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The thoughts, opinions, happenings, and just plain ramblings of a seemingly boring person.

The Increasing Nicheness of Web Development

HTML5 CSS3 modern web designIn the past month or so I've done a little bit of web development. In addition to totally redesigning this very website, I have also recently put together a new website for my brother-in-law's cabinetry business.

Before now, it had been at least a few years since i've done a fully-fledged new design for a website, and it really struck me how things have evolved and progressed in terms of 'modern' web design and development.

Back when I first did my website in 2004 (blog post, site archive page), pretty much anybody who knew the basics of HTML - and to an extent CSS - could easily put together a decent website by the day's standards. It was a time when Flash intros/splash-pages were the rage, and CSS-based design was really starting to come into its own.

Fast forward to 2006, when I did a small visual update to my website (blog post, site archive page), Web 2.0 was starting to come into full force. AJAX-based interfaces, and 100% div and CSS-based layout and styling were the latest trends. Even with this, being a casual web-developer wasn't too difficult. Around this time I put together the current Bribie Island website for the Church.

Now six years later, things have really changed dramatically. Fuelled by the huge uptake of smartphones and tablets, the latest trends for web development are things like 'responsive' design. Whereas before websites would have a totally separate design or template for viewing on mobile devices, now with 'responsive' design there is one design which 'responds' to the viewing device's screen size and automatically scales the page down as needed.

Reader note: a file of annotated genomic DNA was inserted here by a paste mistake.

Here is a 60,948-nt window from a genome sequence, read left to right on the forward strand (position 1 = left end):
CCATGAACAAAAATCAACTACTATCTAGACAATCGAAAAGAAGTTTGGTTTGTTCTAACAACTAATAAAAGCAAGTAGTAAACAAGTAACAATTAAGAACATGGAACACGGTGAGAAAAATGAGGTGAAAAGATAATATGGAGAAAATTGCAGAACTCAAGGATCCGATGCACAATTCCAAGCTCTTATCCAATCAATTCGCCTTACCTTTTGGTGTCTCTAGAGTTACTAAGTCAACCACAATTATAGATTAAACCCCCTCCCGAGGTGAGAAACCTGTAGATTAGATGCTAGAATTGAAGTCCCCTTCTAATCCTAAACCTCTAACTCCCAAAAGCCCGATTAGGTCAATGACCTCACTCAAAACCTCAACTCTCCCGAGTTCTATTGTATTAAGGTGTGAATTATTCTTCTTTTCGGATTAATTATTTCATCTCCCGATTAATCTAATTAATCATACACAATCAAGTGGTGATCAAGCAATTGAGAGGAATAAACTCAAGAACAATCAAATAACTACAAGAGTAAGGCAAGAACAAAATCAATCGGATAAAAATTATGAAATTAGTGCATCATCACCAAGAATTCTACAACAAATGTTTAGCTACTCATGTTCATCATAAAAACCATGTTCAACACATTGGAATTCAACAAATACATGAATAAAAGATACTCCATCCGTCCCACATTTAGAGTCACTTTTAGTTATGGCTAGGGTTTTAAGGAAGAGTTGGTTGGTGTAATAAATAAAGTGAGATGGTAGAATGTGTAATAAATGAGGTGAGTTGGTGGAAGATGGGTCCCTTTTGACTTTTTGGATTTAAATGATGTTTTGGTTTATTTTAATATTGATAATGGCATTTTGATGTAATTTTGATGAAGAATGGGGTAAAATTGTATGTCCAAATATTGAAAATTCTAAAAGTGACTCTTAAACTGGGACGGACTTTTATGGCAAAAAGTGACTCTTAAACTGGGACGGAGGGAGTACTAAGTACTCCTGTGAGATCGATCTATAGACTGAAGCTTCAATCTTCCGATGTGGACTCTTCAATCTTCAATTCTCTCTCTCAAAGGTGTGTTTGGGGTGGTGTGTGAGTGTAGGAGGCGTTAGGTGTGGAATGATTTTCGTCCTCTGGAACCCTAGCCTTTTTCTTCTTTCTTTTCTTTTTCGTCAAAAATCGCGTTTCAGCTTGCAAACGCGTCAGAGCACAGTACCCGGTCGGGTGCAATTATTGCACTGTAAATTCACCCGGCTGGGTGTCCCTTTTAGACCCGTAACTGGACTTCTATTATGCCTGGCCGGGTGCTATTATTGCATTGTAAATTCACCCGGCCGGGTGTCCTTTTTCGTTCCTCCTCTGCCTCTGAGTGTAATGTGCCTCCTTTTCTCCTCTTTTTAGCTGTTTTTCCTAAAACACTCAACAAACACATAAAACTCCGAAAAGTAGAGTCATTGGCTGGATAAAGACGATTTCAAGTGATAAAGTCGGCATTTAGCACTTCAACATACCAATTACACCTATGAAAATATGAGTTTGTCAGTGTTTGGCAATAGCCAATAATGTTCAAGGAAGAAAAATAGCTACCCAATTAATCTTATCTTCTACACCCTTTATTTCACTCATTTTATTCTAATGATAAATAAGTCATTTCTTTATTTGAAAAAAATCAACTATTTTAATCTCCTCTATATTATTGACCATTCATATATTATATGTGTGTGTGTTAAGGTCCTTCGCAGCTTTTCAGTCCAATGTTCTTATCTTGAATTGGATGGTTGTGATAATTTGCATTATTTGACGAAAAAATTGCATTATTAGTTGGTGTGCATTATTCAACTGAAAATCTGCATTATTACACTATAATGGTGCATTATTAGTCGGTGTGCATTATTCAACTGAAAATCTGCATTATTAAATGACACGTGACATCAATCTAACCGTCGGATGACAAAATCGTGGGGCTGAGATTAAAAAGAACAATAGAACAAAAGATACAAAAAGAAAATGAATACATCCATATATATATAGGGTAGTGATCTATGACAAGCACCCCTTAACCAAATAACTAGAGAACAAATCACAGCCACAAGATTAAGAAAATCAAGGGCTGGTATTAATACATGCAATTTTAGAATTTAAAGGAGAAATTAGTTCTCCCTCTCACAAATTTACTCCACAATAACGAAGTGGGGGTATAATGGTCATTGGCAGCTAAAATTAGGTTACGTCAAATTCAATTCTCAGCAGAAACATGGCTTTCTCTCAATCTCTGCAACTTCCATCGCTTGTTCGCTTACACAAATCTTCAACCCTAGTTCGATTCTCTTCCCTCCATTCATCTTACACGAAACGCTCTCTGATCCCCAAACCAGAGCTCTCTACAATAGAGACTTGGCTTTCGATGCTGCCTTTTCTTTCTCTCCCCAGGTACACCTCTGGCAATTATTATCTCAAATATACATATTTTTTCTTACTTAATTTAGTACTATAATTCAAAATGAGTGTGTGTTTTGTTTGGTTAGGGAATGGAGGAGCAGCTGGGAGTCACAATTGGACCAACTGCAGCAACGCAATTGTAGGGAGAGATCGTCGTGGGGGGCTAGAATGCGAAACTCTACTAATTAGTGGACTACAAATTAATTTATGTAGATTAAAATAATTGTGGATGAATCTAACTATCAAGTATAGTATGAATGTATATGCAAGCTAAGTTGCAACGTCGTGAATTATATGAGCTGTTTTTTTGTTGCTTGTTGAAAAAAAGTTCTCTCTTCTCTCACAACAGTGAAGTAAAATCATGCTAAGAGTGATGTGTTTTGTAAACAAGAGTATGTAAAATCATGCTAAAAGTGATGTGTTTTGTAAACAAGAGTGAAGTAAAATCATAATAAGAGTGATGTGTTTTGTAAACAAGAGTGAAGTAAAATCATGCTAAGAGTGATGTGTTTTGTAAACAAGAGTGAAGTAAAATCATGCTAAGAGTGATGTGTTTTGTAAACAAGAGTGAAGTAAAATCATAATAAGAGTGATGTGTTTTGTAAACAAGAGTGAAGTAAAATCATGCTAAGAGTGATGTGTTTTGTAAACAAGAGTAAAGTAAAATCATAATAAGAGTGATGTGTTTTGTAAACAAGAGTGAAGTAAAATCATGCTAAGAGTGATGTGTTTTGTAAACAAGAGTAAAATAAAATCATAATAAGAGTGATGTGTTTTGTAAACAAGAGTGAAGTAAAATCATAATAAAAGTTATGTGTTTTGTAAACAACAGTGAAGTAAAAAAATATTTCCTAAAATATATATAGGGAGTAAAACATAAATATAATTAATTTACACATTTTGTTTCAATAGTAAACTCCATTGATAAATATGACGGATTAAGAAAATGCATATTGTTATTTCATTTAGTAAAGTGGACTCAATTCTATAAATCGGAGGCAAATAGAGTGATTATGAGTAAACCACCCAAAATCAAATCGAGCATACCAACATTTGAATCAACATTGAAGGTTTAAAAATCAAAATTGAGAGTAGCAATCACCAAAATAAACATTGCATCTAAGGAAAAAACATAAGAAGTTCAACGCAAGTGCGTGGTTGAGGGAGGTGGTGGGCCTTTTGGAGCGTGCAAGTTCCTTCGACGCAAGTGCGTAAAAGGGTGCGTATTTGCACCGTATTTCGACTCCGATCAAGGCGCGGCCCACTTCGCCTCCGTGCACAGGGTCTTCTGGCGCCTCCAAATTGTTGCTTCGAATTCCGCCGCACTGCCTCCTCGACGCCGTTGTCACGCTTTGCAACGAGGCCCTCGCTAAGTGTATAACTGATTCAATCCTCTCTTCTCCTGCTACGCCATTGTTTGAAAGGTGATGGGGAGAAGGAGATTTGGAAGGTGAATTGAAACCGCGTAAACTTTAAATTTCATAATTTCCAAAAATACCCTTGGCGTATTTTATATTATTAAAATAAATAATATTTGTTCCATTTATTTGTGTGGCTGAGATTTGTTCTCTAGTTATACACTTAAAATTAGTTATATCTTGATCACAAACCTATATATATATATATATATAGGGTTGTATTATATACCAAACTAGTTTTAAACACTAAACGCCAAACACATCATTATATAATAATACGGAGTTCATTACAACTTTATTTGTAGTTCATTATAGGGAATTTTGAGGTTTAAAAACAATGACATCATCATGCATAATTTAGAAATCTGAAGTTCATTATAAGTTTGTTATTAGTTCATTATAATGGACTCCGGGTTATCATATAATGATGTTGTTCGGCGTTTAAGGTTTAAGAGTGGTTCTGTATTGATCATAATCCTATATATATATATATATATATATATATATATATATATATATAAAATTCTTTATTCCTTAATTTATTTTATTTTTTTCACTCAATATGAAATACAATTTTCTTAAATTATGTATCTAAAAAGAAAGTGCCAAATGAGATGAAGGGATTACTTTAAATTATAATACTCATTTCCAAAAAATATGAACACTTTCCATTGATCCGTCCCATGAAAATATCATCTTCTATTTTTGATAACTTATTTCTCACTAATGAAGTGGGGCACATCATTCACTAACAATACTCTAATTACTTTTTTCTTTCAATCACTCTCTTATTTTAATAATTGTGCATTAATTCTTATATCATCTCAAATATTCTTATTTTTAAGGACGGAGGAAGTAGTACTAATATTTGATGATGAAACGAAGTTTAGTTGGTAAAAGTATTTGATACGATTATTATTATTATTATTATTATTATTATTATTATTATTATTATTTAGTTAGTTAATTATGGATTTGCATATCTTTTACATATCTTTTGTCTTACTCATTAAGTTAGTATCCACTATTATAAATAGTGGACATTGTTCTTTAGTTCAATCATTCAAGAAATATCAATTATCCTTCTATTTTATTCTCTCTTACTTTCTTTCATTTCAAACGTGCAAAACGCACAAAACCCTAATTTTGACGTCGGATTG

Along with these responsive designs have also come HTML5 and CSS3. These two technologies are helping start the new age of web presentation, and no doubt you will have noticed this over the past year or so. No longer are websites anchored to a few web-safe fonts; designers are now free to choose from thousands of fonts, as well as native browser support for things like rounded corners and transparency.

This is mainly made possible by the world finally moving to updated and modern web-browsers. Only recently have web developers been freed from the shackle that was providing Internet Explorer 6 compatibility, and with browsers like Chrome updating itself without even notifying or troubling the user, it means that developers can maybe finally start to expect that the vast majority of people will be running recent versions of mainstream browsers, and thus do their designs accordingly.

However with this evolution, specialisation and added complexity, it means that 'modern' web design is increasingly moving out of reach for the casual developer like myself. Whereas before I could easily build a 'modern' looking site from the ground up without too much effort, now I wouldn't even waste my time. Now things like AJAX-based interfaces, jQuery functions, fancy graphics, responsive designs, and lightboxes etc. are almost standard features of a website, whereas even a few years ago they were very-much extravagant extras or didn't even exist.

For the casual developer it's now much easier and quicker to spend a few dollars and purchase premium high quality HTML5 and CSS3 responsive templates and customise as needed, rather than start completely from scratch. If you're not working in web development constantly, it's quite easy to be left behind on not just the latest 'trends', but also the best-practice and acceptable way of putting a page together.

This is really demonstrated by the sheer size of just the CSS files for sites. For the Bribie site and my own website's previous design, the CSS files (the style sheets which set most of the formatting and styling of a website) were well under 500 lines long. For my brother-in-law's business and my own site's new designs, the CSS files are well over 3000 and 4000 lines respectively. Yes, being bought templates there is a fair bit of unused fat there, but that's not even taking into account all the javascript enabled functionality that both designs feature extensively.

If things with web design and development continue along their current trajectory, I know I'll be utilising premium templates and designs more often in order to produce a quality end-product. It's not about being lazy, but more recognising that modern web development is becoming an increasingly niche field.

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